Quantum mechanics revolutionized the previous century, not only in technology with lasers and semiconductors but also our fundamental view of the world with Bell's inequality and entanglement. Quantum tunneling was the first experimental verification of quantum mechanics, by solving the mystery of radioactive decay, that a particle can escape the nucleus without sufficient energy to overcome the classical energy barrier. In this century, many-body quantum mechanics is bringing about a second revolution, with the possibility of quantum simulators, quantum computers, and a deeper understanding the nature. However, in order to fully harness the power of these systems, a detailed understanding of many-body effects is required, such as fluctuations, correlations, and entanglement. In this thesis, we seek to understand these observables in the context of macroscopic quantum tunneling. We quantify the macroscopic quantum tunneling dynamics, showing how interactions alter tunneling and quantum phase transitions modify non-equilibrium dynamics, providing a road maps of future experiments.
The first experimental realization of mean-field interactions producing non-exponential decay of a tunneling Bose-Einstein condensate has been achieved. We develop an effective semi-classical model which accounts for the repulsive atom-atom interactions via an additional mean-field potential. This captures the 3D quantum tunneling via classical oscillations in an effective 1D trap and tunneling through a barrier with time-dependent height due to mean-field interactions. Mean-field treatments work well for Bose-Einstein condensates with negligible many-body effects, such as fragmentation, depletion, and fluctuations away from the mean. We show how a Bose-Einstein condensate with non-negligible fragmentation and depletion can be described with a renormalized mean-field. This suggest mean-field models are more widely applicable than previously thought, and that many-body physics may be hiding in such experiments and systems.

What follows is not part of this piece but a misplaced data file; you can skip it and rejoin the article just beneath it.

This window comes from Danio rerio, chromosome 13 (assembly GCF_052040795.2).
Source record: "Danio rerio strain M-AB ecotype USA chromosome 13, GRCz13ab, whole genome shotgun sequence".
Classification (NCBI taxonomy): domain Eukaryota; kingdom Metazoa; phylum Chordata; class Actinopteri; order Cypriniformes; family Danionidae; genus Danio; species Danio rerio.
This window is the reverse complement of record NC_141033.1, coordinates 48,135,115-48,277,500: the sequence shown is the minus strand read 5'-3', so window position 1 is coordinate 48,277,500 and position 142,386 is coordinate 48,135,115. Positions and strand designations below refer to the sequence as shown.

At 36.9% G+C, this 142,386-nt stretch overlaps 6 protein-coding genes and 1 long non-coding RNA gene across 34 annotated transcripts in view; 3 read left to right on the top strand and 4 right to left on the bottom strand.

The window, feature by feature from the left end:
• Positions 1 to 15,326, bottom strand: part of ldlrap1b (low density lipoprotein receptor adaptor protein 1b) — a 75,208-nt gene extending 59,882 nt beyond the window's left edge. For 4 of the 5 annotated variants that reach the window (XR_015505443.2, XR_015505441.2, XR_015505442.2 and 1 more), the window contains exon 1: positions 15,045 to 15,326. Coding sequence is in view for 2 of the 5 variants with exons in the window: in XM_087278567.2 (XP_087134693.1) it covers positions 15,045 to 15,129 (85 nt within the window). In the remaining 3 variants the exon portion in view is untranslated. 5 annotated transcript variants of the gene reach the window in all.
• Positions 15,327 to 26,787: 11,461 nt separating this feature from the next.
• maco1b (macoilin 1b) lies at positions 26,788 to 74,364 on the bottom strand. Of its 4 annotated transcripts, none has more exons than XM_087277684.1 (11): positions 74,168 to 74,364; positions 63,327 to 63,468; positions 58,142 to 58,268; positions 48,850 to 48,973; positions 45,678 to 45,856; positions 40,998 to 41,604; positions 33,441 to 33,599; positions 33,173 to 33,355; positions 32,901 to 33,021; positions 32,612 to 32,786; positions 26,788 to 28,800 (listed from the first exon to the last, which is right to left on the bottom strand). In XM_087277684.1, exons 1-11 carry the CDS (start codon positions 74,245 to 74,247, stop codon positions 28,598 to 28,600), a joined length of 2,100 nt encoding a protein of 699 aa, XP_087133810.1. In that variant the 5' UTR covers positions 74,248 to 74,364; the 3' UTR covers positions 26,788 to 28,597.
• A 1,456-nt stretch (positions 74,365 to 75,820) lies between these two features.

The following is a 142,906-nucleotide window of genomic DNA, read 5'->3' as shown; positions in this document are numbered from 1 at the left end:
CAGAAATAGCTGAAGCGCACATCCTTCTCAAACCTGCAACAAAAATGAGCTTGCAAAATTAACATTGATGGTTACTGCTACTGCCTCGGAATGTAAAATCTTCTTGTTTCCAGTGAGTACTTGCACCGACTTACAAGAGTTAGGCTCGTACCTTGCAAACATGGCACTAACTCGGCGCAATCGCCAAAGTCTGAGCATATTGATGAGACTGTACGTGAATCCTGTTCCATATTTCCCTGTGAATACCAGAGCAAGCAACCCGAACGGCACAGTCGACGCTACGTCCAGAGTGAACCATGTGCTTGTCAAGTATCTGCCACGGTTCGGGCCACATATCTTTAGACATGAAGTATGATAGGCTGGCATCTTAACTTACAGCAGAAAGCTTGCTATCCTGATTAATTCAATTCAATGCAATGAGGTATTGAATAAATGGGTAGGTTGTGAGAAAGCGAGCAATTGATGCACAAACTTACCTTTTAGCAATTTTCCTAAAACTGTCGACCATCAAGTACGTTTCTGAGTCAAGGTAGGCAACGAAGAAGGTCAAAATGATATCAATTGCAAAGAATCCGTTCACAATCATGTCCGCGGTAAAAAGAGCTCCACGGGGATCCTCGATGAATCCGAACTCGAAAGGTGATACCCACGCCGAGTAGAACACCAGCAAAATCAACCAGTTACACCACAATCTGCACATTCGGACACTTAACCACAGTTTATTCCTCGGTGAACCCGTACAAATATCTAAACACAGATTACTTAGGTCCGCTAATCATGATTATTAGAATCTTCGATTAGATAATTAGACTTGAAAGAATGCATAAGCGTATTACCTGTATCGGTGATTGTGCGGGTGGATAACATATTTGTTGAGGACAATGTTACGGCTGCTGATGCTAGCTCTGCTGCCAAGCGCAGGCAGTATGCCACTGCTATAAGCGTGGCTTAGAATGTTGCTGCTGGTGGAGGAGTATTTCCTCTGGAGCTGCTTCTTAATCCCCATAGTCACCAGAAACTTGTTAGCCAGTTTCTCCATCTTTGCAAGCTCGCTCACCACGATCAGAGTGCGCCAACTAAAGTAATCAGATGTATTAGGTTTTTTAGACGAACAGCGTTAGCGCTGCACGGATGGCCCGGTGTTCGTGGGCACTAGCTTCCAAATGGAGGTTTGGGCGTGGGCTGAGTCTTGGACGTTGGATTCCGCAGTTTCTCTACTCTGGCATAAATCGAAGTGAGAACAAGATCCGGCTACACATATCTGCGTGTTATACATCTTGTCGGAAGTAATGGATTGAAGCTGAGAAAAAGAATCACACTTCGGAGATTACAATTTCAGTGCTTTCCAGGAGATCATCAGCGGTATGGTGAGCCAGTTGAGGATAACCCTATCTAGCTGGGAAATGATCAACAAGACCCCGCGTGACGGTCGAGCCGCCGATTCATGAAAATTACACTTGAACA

Next, we explicitly look at the dynamics of many-body tunneling from a meta-stable trap, described by the Bose-Hubbard Hamiltonian in the superfluid quantum phase. The many-body physics are simulated using matrix product state methods, which allow exploration of lowly-entangled dynamics via data compression methods, and can calculate a wide range of quantum observables, like number fluctuations, correlations, and entanglement entropy. We compare many-body and mean-field dynamics, explicitly showing many-body tunneling times converge to mean-field tunneling times with increasing number of atoms in the system. We find rich dynamics with different time scales for the escape time, fluctuations, and quantum entropy in the system.